Being a modern religious Jew is complex, as by being so we are part of two worlds, two value systems, two communities.
On the one hand, we are part of an eternal tradition, based on the rules and commandments of the Torah, unquestioned accepted beliefs and principles which guide our lives and how we see things on a day to day basis.
On the other hand, we live and are very much part of the modern, Western, liberal world. We accept we have to be part of the broader society around us and sensitive to the needs of all.
We try to synthesis these two worlds — Sometimes this attempt is painful, torn and lonely.
It was reported that the First Station will remain open on Shabbat.
It may well be that it is right the First Station remains open for a number of perfectly legitimate reasons — ideological, political, legal, demographic, economic and yes, even religious. I am not discussing this here.
We can’t make another Jew keep any part of the Torah that he doesn’t want to. Neither religious coercion or judging your fellow Jew works or is acceptable. Everyone has the right to live their lives how they wish.
What I am saying is that loving and caring for your fellow Jew is the basic principle of Judaism and it should therefore deeply trouble and pain us internally if we see our fellow Jews breaking Shabbat, wherever. At the First Station, in our block or on the street.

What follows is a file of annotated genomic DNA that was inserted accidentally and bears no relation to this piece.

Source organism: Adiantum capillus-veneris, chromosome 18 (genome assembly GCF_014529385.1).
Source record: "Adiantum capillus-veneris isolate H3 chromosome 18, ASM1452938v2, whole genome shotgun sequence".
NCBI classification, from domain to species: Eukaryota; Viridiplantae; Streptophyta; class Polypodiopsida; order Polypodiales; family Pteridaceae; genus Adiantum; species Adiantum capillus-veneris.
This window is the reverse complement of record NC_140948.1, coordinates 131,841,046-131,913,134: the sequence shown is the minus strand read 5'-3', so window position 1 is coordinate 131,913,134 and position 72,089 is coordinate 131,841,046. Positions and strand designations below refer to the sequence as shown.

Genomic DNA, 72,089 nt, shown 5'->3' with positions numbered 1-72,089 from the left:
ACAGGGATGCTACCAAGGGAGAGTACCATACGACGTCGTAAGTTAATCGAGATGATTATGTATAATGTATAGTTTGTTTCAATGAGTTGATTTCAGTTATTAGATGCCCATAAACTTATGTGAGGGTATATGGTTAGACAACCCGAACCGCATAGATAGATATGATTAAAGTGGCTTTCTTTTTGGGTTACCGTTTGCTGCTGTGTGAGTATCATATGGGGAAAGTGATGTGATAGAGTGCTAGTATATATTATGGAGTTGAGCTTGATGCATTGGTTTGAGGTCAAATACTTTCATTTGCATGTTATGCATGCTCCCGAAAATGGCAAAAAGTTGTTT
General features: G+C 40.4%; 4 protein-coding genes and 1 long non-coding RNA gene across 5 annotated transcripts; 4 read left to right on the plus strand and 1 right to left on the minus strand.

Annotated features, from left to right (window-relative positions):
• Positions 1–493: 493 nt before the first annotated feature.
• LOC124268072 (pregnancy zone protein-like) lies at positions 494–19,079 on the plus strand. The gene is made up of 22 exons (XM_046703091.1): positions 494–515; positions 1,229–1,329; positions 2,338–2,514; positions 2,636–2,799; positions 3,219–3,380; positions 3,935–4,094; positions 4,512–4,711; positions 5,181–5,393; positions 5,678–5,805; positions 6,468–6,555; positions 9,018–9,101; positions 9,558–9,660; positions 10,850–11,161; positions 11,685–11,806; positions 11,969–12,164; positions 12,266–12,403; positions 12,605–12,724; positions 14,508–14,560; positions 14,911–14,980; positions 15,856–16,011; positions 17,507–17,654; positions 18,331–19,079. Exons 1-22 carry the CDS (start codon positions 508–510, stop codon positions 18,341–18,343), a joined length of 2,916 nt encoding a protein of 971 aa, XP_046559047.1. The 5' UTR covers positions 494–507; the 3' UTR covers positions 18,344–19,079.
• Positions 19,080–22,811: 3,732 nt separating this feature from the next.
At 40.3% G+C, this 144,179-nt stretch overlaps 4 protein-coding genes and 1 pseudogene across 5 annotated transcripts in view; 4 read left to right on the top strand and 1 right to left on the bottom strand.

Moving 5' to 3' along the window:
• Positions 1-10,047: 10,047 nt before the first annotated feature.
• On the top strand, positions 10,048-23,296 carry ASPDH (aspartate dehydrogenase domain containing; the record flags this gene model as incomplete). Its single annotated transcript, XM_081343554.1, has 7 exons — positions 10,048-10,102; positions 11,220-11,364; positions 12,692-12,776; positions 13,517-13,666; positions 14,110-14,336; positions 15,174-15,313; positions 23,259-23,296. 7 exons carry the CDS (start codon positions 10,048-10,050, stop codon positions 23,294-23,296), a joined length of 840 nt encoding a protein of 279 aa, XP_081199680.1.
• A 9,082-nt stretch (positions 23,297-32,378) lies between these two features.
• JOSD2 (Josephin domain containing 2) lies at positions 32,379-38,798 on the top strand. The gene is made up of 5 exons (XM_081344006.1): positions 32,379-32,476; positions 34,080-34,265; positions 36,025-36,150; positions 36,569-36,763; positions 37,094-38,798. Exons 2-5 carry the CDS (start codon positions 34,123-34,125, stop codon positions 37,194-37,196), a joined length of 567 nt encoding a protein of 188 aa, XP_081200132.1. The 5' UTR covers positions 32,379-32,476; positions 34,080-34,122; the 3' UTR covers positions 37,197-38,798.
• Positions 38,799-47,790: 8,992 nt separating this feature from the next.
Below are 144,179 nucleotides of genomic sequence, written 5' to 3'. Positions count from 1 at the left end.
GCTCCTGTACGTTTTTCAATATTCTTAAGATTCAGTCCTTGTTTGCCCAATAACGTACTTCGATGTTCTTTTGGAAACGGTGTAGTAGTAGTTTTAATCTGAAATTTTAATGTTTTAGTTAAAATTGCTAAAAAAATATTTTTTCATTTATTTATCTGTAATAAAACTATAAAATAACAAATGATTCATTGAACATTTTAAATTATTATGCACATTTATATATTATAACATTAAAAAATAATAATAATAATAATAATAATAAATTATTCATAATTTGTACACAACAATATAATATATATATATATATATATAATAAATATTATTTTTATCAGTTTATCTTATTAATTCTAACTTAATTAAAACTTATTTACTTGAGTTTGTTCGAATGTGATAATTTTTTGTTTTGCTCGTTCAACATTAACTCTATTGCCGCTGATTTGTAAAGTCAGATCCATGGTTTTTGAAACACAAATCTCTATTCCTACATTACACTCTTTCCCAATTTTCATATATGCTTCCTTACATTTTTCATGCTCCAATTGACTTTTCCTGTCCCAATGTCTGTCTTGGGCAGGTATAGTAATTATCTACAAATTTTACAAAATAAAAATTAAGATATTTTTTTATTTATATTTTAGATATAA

Throughout Jewish history, it was Shabbat that kept us Jewish and separate. ‘More than the Jews kept Shabbat, Shabbat kept the Jews’. Shabbat is THE fundamental commandment and belief in the Torah and Jews throughout the generations kept and celebrated Shabbat despite hardship and self-sacrifice.
When I see a fellow Jew not keep Shabbat — I also feel a sense of sadness that they haven’t been taught or experienced the sanctity and beauty of Shabbat and how it can elevate and improve our lives on many levels.
And, no. It’s got nothing to do with politics or even it happening in Yerushalayim or even Israel. I feel the same when seeing Jews not observing Shabbat outside Israel.
It’s got to do with that deep feeling of responsibility and love for my brothers and sisters.
So, if you believe that the First Station being open on Shabbat is right, that’s totally up to you and you may well be right.
But, to celebrate and rejoice at the fact that the First Station will be open on Shabbat, in public, I personally can’t do.
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